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  1. #1
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    Question Visitor-specific content

    Please go to http://my.yahoo.com

    I will be in charge of building a new site for my company and my boss wants it to be like My Yahoo in that a visitor can log in and the content will be customized to their preferences. If you go to the site above, you should be able to see what I mean.

    Anyway, can anyone give me a quick overall of what would be involved with setting this up? I'm not an expert, but I have access to experts, so for now if you could keep the explanation as simple as possible, I would appreciate it. Thank you!!

  • #2
    Rockstar Coder
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    Well, you will need to use a server-side language for a start, like PHP or ASP. You will also need a database to store information.

    If you got people that know server side coding they should be able to help describe what is involved.
    OracleGuy

  • #3
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    thanks. That's what I figured. I guess it'll be something where a database stores different numbers based on a log on. So let's say a user indicates they do not want a section, a zero is entered in their space in the column for that section; they indicate they want to view a section, so a one is entered. Then when they visit, the code will only display content with "1" for the value of the column for that log on.

    Is that like even in the vicinity of how this whole thing would/could work??

  • #4
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    Yes thats the general concept. When a user views the page, the server side code would open the database and pull up the record and that record could store the user preferences, their name, whatever you wanted it to store. Then the page would be built based on the information from the database.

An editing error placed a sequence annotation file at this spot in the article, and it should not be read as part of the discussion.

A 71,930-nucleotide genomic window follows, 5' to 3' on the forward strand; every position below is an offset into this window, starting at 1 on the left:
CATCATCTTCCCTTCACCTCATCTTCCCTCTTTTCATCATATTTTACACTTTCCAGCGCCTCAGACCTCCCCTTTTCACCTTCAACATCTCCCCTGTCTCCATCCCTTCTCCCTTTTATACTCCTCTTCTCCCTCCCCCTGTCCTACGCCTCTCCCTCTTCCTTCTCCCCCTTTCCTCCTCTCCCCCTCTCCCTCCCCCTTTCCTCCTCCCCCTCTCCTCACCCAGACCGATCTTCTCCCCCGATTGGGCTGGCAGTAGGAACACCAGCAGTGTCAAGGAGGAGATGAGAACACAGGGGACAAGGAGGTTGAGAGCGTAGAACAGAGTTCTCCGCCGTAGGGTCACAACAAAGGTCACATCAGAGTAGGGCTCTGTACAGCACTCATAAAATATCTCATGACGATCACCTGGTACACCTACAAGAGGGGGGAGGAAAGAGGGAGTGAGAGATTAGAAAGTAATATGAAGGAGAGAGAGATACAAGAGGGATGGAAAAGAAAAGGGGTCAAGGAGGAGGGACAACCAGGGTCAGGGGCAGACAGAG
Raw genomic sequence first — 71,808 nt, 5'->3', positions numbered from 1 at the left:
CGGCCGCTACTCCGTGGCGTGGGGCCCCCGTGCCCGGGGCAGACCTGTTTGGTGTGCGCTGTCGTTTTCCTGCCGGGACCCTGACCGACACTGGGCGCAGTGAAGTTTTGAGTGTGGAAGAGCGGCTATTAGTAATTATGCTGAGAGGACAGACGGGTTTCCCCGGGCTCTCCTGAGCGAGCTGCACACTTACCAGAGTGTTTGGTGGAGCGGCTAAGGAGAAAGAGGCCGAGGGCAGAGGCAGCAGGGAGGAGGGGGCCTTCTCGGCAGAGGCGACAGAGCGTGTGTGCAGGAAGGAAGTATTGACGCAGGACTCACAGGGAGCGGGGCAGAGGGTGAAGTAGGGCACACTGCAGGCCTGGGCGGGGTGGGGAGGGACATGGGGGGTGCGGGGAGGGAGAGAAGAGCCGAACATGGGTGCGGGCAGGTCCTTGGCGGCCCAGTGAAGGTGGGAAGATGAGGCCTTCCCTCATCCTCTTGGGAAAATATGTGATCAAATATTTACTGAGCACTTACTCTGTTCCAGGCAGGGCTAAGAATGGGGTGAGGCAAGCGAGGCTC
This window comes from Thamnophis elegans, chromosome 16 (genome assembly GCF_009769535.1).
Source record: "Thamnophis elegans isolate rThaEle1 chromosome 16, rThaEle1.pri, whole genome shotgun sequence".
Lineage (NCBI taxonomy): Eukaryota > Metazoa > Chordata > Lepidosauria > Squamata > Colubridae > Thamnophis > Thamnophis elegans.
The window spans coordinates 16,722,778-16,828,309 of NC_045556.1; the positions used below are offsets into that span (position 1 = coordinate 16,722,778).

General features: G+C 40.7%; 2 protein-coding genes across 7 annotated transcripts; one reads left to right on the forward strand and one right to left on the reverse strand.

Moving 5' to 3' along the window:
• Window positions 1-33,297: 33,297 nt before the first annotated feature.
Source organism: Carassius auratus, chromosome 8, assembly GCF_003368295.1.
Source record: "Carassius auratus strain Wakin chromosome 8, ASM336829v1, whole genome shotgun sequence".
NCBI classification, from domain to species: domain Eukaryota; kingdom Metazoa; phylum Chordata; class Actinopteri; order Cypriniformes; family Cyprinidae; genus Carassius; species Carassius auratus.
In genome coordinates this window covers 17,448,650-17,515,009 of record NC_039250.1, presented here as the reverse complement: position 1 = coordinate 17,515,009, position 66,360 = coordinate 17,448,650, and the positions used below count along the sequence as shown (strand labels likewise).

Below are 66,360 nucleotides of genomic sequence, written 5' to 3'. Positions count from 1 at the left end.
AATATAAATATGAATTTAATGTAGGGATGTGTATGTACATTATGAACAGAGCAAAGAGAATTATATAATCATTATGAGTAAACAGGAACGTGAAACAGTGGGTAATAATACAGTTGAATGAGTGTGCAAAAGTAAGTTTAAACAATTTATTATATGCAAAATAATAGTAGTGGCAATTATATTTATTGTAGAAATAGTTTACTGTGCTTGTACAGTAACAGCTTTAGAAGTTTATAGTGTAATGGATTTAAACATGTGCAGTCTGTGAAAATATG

OracleGuy

  • #5
    Senior Coder Spudhead's Avatar
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    It could work like that, yes. Basically, there are a myriad of ways you could structure your database; and the database structure is the absolute key to designing a useful site.

    You're going to have a "users" table, for instance - to store their unique id number, name, password, access rights and so on. You'll need a "content" table, storing chunks of html code (or just plain text), a unique id number (Golden Rule #1: EVERYTHING should have a unique id), and information about where on the page the content should be displayed. How are you going to relate the two tables to each other?

    One way - and there's a name for this sort of table relationship, only I've forgotten - is to have a third table, "user_content", that has columns for unique id (see Golden Rule #1), user_id and content_id. You select everything record from this table where the user_id maches your logged-in user, and that gives you a nice list of id numbers for all the content records your user has requested.

    Did that make any sense at all? Sorry, it's late and I've drunk far too much coffee.

    Anyway, the first thing is, like oracleguy sez, to get yourself familiar with a server-side language, ie: PHP or ASP. After that, it's all plain sailing

  • #6
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    Yeah it basically boils down to how you choose to sturcture your database and what information is stored. There isn't really a "correct" method of doing it.

    You mentioned you had access to experts, I'd recommend you talk to them and see what their thoughts are on the subject, and if they are the ones doing the actually programming then see what their programming style is.
    OracleGuy


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